Page 2- The Michigan Daily -- Thursday, April 16, 1987
SACUA plans racism program for faculty
IN BRIEF s
Compiled from Associated Press reports
(Continued from Page 1)
student program will begin at
student and parent orientation in
June, according to Roselle Wilson,
assistant to Vice President for Stu-
dent Services Henry Johnson. Wil-
son would not comment further on
The implementation of any
faculty program must begin with
assessing whether faculty members
feel the program is necessary,
McClamroch, professor of aero-
space and computer engineering,
said he is unsure how racism affects
the faculty, and that SACUA is
trying to define the problem, and its
goals and objectives.
"We have to proceed on this
carefully. There is some urgency,
but we have to do it properly,"
Beth Reed, vice chair of SACUA
and associate professor of social
work and women's studies, said a
faculty program is long overdue,
and needed to create "an environ-
ment that is equally comfortable for
She said classroom situations
occur that may make minority
students uncomfortable and the
faculty may not know how to react.
"Often things come out and
students offend other students and
don't know it. It's a challenge to
turn it into an educational situa-
tion," Reed said.
The University currently has
workshops for improving under-
graduate education, and workshops
on racism should be part of the
program, suggested Ernest Wilson,
assistant professor of political
As a minority faculty member,
Wilson believes the most important
issue is bringing "an Afro-Amer-
ican perspective" to the classroom.
Material on Black Americans
should be on the reading list for
courses taught by all faculty, not
just minority faculty, Wilson said.
Besides the program on racism,
SACUA is also working on other
minority-related issues. SACUA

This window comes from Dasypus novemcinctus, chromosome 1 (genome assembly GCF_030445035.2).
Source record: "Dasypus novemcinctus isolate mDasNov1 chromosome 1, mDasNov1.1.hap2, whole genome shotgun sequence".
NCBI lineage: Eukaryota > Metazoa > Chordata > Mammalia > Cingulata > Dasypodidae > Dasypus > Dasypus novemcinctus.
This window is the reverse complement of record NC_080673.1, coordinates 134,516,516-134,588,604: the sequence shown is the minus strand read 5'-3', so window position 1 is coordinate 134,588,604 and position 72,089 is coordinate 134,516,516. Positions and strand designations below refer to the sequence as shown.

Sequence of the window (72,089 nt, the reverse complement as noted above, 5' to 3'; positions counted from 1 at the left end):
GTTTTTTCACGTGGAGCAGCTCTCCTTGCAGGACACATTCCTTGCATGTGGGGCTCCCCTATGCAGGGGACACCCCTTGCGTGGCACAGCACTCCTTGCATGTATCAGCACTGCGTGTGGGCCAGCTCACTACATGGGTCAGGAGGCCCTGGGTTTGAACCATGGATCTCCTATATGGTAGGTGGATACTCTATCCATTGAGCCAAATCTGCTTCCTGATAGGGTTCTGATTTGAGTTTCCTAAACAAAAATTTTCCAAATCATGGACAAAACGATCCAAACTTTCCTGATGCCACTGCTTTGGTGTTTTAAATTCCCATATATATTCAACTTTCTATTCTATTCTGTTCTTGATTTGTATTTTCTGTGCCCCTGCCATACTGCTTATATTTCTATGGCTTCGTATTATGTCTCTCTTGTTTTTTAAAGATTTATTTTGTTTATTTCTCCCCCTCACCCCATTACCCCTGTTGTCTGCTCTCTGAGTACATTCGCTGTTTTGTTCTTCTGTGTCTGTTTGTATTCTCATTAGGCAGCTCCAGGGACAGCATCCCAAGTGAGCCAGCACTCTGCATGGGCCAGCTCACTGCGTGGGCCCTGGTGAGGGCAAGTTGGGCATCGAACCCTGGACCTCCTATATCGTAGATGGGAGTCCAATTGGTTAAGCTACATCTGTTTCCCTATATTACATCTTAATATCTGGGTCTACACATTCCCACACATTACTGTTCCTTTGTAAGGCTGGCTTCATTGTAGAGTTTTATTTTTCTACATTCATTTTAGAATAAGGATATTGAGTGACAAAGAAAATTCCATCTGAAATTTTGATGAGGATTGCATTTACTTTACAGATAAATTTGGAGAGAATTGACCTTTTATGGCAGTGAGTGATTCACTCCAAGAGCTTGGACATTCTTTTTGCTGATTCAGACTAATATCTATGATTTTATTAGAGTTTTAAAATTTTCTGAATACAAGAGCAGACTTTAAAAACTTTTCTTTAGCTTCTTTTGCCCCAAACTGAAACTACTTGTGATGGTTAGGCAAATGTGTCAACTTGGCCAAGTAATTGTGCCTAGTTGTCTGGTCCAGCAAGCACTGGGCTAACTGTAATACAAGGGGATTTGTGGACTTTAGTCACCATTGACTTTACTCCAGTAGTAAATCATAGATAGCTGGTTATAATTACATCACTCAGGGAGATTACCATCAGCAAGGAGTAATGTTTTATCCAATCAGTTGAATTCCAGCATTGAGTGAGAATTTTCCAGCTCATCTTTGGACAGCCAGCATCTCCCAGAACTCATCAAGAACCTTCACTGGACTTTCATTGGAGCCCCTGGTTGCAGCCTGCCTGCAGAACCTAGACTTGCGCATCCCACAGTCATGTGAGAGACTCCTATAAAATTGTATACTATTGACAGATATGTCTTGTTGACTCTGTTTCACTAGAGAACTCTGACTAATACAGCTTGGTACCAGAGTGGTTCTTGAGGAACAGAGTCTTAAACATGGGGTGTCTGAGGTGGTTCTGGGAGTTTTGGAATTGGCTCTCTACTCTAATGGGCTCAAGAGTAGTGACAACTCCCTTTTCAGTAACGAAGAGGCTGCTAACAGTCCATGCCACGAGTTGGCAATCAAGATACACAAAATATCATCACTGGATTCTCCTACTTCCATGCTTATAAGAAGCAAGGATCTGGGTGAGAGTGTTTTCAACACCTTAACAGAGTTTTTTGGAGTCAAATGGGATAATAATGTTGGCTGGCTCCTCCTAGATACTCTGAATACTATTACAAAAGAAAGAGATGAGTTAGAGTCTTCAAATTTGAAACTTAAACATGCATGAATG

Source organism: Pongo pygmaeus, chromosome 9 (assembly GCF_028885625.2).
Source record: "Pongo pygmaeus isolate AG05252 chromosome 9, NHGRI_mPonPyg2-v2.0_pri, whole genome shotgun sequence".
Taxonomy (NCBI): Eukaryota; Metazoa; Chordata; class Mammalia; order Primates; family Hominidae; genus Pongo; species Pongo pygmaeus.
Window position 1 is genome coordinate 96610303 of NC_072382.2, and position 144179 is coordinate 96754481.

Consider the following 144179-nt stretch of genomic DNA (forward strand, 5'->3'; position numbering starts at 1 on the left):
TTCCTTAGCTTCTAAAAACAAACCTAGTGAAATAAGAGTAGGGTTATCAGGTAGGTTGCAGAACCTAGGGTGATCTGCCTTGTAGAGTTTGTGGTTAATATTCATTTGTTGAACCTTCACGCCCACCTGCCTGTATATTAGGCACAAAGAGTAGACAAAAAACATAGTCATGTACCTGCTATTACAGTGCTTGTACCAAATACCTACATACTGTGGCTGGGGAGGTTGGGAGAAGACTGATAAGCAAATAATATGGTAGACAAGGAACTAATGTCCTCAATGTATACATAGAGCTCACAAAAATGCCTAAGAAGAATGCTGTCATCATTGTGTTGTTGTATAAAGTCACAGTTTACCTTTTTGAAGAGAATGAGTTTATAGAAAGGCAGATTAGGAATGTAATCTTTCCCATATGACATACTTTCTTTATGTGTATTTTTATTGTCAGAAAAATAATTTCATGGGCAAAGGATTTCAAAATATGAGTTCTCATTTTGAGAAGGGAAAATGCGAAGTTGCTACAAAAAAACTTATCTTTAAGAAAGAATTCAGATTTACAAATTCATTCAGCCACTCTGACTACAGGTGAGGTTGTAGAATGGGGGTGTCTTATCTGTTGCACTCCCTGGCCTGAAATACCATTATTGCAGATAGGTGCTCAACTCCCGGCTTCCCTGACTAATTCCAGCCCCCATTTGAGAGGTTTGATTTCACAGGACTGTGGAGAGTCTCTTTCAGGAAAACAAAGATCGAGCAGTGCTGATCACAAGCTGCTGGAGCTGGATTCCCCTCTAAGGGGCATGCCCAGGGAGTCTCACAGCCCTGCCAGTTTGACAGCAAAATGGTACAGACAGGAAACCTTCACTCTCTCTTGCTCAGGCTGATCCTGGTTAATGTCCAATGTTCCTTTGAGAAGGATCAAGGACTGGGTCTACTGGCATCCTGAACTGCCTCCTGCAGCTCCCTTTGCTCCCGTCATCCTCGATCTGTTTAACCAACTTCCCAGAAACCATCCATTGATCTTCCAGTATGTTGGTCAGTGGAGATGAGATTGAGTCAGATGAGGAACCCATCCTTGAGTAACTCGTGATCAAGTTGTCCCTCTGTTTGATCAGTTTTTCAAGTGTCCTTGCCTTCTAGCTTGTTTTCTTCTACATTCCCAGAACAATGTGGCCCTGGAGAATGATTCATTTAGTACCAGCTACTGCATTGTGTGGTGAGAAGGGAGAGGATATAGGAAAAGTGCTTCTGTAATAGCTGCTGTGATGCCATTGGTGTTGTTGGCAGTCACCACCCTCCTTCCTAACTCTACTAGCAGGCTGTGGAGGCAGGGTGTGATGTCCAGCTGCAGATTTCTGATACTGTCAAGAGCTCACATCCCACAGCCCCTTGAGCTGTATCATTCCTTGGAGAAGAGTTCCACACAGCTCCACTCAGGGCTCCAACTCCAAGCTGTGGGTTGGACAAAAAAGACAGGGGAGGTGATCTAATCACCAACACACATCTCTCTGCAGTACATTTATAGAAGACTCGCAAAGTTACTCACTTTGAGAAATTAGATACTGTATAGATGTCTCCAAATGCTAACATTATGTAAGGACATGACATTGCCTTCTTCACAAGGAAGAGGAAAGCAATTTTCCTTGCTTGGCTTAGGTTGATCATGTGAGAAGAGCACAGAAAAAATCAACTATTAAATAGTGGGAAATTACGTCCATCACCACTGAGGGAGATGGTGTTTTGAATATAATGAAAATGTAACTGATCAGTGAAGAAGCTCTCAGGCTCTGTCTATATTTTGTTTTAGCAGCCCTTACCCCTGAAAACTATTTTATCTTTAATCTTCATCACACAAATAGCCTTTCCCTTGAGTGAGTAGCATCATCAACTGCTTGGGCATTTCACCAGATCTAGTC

members want to increase minority
recruitment and retention, involve
more minority professors in faculty
governance, and organize a cele-
bration at the January Senate
Assembly meeting for the Rev.
Martin Luther King Jr., whose
birthday falls on the same day.
Regents study views in writing research policy
(Continued from Page 1)
favoring a resolution that the Uni.
versity should not participate in
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M S A' S Peace and Justice
Committee and other local groups
have collected more than 600
signatures, primarily from students,
that favor an extension of the
The regents will consider these
and other documents when they
discuss a proposed policy.
The other documents include
committee reports which point to a
feeling of discontent with the
clause. An ad hoc committee, ap-
pointed by University President
Harold Shapiro in 1985 to review
guidelines, submitted two reports to
the regents last year. Both reports
recommended dropping the end-use
The majority report, signed by
nine of the 12 committee members,
replaced the clause with an "open-
ness policy," requiring researchers
to publish results within a year
after the project's funding period
However, required publication
would have little effect on the three
current classified projects at the
University. One of these projects,
Electrical Engineering and Compu-
ter Science Prof. Theodore
B irdsall's newly-extended classified
project on ocean acoustic tomo-
graphy, is sponsored by the Office
of Naval Research. The project
requires "access-only" classification;
Birdsall will require classified on-
board access to Navy ships in order
to perform his research, but his
results will still be published.
The minority report, drafted by
the other three members of the ad
hoc committee, imposes virtually
no restrictions on research. Many
scientists favor this proposal,
because it would give them freedom
to research any topic they choose.
"SOME PEOPLE say the
University should be a tool to. stop
weapons and the arms race," said
Neil Gerl, a project representative at
the Division of Research Devel-
opment Administration. "But aca-
demic freedom is what we're all
about - we search for the truth."
The end-use clause has also been
criticized for being too ambiguous.
Anne Jellema, student member of
the Classified Research Review
Panel and LSA senior, said three
weeks ago that Birdsall's proposed
classified project had a direct
application to anti-submarine war-
fare and therefore violated the end-
But Birdsall said such an
application would not be used for at
least 40 years. Last week, the
Research Policies Committee and
Vice President Wilson approved the
project, which will be funded for
another two years.
Birdsall's project was an ex-
ample of where the end-use clause
was subject to interpretation. Some
members of the RPC felt his
project would violate end-use; a
majority did not. Thus, even the
most blatant violations of the end-
use clause would be subject to
interpretation by certain participants
in the research review process.
THE REGENTS are aware of
this discrepancy. At a discussion of
the issue during last month's
regents meeting, Roach said there
was "no question of the value of